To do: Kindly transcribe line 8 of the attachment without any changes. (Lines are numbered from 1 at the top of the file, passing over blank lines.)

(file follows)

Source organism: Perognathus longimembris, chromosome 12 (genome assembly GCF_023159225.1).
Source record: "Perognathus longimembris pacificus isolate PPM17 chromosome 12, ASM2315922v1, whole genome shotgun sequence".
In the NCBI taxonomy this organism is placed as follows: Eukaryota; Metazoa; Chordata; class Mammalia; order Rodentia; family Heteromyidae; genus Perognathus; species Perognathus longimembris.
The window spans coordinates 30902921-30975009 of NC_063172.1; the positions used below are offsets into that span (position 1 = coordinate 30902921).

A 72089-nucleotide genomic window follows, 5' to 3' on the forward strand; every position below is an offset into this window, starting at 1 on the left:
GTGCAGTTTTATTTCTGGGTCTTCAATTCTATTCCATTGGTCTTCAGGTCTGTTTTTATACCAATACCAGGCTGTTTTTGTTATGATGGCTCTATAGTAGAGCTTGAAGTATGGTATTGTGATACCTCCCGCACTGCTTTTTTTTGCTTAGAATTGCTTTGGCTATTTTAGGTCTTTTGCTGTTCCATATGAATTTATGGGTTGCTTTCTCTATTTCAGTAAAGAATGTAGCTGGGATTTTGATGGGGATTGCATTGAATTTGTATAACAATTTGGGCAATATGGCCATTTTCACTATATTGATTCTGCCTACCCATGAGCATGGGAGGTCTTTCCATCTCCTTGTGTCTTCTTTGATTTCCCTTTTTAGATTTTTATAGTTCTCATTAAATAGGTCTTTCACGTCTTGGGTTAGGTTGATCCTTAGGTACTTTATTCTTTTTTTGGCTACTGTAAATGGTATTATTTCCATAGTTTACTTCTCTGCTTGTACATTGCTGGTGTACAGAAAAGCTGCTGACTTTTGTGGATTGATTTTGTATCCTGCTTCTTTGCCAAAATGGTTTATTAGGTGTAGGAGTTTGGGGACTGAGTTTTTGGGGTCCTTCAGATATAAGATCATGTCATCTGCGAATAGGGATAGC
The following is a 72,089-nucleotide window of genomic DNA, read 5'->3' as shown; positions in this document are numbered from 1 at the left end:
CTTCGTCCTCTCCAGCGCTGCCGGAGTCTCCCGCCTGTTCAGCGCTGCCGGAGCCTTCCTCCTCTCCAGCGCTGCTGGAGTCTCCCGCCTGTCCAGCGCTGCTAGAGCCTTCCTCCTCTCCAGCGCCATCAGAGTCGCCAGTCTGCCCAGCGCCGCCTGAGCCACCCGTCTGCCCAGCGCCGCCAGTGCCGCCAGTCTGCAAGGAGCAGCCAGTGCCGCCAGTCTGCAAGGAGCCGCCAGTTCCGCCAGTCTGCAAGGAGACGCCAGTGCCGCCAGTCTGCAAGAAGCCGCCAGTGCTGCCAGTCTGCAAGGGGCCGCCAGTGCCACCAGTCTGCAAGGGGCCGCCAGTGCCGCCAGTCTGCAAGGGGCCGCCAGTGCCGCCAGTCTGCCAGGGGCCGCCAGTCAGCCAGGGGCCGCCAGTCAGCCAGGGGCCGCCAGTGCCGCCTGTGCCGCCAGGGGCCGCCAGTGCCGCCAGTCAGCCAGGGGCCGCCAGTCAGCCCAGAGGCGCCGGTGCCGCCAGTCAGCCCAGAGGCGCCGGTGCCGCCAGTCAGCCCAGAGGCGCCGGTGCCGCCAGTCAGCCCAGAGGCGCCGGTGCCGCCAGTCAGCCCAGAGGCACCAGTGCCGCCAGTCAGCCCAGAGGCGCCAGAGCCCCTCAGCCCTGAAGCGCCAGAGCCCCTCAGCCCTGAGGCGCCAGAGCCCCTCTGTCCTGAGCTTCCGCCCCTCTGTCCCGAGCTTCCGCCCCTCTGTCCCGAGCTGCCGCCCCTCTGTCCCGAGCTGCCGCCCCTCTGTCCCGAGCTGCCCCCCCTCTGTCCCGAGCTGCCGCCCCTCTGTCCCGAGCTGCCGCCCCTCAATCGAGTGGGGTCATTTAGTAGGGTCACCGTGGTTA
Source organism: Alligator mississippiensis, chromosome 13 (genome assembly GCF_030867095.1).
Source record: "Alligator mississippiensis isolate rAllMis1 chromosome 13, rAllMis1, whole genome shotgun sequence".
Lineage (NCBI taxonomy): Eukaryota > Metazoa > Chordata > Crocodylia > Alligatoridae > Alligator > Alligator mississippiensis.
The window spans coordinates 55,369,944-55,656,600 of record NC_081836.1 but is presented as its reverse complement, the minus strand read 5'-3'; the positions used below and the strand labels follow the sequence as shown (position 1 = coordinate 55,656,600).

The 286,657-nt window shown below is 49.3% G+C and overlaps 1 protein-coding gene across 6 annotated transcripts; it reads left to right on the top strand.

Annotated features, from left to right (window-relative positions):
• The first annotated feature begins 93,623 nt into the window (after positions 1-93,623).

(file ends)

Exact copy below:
CTTCGTCCTCTCCAGCGCTGCCGGAGTCTCCCGCCTGTTCAGCGCTGCCGGAGCCTTCCTCCTCTCCAGCGCTGCTGGAGTCTCCCGCCTGTCCAGCGCTGCTAGAGCCTTCCTCCTCTCCAGCGCCATCAGAGTCGCCAGTCTGCCCAGCGCCGCCTGAGCCACCCGTCTGCCCAGCGCCGCCAGTGCCGCCAGTCTGCAAGGAGCAGCCAGTGCCGCCAGTCTGCAAGGAGCCGCCAGTTCCGCCAGTCTGCAAGGAGACGCCAGTGCCGCCAGTCTGCAAGAAGCCGCCAGTGCTGCCAGTCTGCAAGGGGCCGCCAGTGCCACCAGTCTGCAAGGGGCCGCCAGTGCCGCCAGTCTGCAAGGGGCCGCCAGTGCCGCCAGTCTGCCAGGGGCCGCCAGTCAGCCAGGGGCCGCCAGTCAGCCAGGGGCCGCCAGTGCCGCCTGTGCCGCCAGGGGCCGCCAGTGCCGCCAGTCAGCCAGGGGCCGCCAGTCAGCCCAGAGGCGCCGGTGCCGCCAGTCAGCCCAGAGGCGCCGGTGCCGCCAGTCAGCCCAGAGGCGCCGGTGCCGCCAGTCAGCCCAGAGGCGCCGGTGCCGCCAGTCAGCCCAGAGGCACCAGTGCCGCCAGTCAGCCCAGAGGCGCCAGAGCCCCTCAGCCCTGAAGCGCCAGAGCCCCTCAGCCCTGAGGCGCCAGAGCCCCTCTGTCCTGAGCTTCCGCCCCTCTGTCCCGAGCTTCCGCCCCTCTGTCCCGAGCTGCCGCCCCTCTGTCCCGAGCTGCCGCCCCTCTGTCCCGAGCTGCCCCCCCTCTGTCCCGAGCTGCCGCCCCTCTGTCCCGAGCTGCCGCCCCTCAATCGAGTGGGGTCATTTAGTAGGGTCACCGTGGTTA